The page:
Widespread vaccine distrust is uniquely American, study finds

Residents in other countries are generally more accepting of a potential COVID-19 vaccine than Americans, according to survey results published Oct. 20 in Nature Medicine.

Researchers collected responses from 13,426 people aged 18 and older from 19 countries who were among the top countries affected by the pandemic in terms of COVID-19-positive residents per million. The responses were gathered June 16 to June 20.

According to the survey, 71.5 percent of respondents overall said they would be very likely or somewhat likely to receive a COVID-19 vaccine when one becomes available. About two-thirds of participants said they would follow an employer’s recommendation to get vaccinated for COVID-19.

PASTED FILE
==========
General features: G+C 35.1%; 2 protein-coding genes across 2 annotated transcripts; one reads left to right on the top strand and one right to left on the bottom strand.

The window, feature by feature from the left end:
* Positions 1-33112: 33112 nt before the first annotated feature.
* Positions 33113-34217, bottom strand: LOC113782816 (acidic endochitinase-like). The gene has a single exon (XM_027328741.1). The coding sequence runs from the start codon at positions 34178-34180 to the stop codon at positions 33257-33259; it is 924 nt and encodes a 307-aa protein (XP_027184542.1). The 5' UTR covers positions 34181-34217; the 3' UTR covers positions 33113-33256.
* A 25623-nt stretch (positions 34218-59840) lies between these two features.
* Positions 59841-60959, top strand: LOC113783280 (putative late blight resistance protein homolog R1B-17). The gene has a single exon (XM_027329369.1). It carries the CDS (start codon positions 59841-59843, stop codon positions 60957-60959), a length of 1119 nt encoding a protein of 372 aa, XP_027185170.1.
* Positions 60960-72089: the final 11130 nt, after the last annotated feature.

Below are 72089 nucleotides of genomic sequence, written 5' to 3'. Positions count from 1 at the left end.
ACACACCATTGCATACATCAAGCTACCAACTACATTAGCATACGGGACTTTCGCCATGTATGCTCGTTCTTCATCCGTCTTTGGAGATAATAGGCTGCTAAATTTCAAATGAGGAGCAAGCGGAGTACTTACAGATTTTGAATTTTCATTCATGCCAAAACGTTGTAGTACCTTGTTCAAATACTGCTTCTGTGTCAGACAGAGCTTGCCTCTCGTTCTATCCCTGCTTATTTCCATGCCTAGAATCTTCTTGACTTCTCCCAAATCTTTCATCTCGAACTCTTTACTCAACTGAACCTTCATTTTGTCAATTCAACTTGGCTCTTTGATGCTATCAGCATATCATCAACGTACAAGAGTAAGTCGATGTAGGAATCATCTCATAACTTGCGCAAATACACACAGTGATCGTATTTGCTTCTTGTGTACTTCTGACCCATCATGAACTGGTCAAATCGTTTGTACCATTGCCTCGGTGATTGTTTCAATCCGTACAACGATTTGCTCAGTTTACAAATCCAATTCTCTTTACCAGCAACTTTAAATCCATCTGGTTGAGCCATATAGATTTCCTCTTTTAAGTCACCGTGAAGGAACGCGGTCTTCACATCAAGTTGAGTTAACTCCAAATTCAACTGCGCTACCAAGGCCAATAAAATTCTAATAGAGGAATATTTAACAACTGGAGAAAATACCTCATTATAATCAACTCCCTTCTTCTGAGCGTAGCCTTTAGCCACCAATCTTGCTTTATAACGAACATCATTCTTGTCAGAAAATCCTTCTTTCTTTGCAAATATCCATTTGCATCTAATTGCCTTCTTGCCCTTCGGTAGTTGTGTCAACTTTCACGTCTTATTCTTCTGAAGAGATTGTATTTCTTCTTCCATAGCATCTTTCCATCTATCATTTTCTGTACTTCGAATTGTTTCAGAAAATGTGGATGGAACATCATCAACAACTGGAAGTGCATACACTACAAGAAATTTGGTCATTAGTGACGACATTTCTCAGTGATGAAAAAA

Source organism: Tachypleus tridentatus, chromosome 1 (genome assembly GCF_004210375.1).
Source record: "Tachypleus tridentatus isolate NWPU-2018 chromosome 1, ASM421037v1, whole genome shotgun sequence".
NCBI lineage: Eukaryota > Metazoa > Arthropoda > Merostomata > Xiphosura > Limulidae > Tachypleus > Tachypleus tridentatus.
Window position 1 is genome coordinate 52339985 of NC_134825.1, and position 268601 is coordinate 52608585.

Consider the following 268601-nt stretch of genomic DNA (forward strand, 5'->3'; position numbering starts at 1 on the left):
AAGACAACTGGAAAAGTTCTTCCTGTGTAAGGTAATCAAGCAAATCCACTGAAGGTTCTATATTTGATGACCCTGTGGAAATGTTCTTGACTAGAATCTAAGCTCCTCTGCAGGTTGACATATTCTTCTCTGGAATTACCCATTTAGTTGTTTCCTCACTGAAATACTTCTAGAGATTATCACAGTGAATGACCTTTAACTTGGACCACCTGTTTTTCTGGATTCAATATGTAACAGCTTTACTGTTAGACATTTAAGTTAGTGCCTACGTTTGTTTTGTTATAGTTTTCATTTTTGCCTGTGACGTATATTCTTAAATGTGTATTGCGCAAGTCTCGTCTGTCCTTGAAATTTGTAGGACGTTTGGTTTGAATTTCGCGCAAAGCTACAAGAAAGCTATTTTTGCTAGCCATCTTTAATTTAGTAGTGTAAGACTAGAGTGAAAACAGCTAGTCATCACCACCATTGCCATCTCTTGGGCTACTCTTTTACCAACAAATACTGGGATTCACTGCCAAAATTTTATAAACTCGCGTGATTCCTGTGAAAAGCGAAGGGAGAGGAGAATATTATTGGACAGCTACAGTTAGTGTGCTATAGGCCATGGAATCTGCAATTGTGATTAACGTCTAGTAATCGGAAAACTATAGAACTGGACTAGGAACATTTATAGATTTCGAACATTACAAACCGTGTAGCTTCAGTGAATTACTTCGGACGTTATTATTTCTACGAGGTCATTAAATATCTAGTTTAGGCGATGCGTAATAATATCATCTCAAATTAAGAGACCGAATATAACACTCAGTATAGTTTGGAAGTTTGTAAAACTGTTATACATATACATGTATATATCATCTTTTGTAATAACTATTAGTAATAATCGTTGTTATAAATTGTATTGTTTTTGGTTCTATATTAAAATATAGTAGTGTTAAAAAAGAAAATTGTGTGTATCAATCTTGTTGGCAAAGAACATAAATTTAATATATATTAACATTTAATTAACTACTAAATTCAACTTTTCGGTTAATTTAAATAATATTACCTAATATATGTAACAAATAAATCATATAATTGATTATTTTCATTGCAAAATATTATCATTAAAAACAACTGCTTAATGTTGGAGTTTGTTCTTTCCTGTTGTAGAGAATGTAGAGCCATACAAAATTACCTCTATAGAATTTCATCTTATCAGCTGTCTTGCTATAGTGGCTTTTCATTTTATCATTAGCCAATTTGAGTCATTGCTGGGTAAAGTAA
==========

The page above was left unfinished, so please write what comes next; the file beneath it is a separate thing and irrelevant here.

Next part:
These results stand in contrast to those from an October poll conducted by STAT and the Harris Poll, which found that only 58 percent of Americans would get vaccinated as soon as a COVID-19 vaccine became available. The percentage of willing Americans has been dwindling with each iteration of the survey, stemming in large part from the public's growing concern that the nation's vaccine approval process is more influenced by politics than science, according to STAT.

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